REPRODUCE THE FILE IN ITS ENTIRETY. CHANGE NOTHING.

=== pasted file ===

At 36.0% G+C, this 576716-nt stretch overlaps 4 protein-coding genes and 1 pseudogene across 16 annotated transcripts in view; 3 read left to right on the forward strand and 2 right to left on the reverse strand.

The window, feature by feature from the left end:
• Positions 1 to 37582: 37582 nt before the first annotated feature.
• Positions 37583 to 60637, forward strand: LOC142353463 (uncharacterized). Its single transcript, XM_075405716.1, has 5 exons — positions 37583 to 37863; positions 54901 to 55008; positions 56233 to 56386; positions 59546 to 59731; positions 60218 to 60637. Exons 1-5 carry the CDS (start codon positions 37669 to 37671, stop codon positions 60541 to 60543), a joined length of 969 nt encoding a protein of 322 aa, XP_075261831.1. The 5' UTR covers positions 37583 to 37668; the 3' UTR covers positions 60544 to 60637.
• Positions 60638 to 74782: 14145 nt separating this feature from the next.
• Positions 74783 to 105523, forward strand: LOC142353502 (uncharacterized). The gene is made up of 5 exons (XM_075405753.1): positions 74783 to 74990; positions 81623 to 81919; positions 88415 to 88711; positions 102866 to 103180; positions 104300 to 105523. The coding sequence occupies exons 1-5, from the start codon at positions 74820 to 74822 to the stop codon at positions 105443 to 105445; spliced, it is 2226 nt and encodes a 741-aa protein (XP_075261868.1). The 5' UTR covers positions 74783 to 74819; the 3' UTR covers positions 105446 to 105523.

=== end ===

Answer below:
At 36.0% G+C, this 576716-nt stretch overlaps 4 protein-coding genes and 1 pseudogene across 16 annotated transcripts in view; 3 read left to right on the forward strand and 2 right to left on the reverse strand.

The window, feature by feature from the left end:
• Positions 1 to 37582: 37582 nt before the first annotated feature.
• Positions 37583 to 60637, forward strand: LOC142353463 (uncharacterized). Its single transcript, XM_075405716.1, has 5 exons — positions 37583 to 37863; positions 54901 to 55008; positions 56233 to 56386; positions 59546 to 59731; positions 60218 to 60637. Exons 1-5 carry the CDS (start codon positions 37669 to 37671, stop codon positions 60541 to 60543), a joined length of 969 nt encoding a protein of 322 aa, XP_075261831.1. The 5' UTR covers positions 37583 to 37668; the 3' UTR covers positions 60544 to 60637.
• Positions 60638 to 74782: 14145 nt separating this feature from the next.
• Positions 74783 to 105523, forward strand: LOC142353502 (uncharacterized). The gene is made up of 5 exons (XM_075405753.1): positions 74783 to 74990; positions 81623 to 81919; positions 88415 to 88711; positions 102866 to 103180; positions 104300 to 105523. The coding sequence occupies exons 1-5, from the start codon at positions 74820 to 74822 to the stop codon at positions 105443 to 105445; spliced, it is 2226 nt and encodes a 741-aa protein (XP_075261868.1). The 5' UTR covers positions 74783 to 74819; the 3' UTR covers positions 105446 to 105523.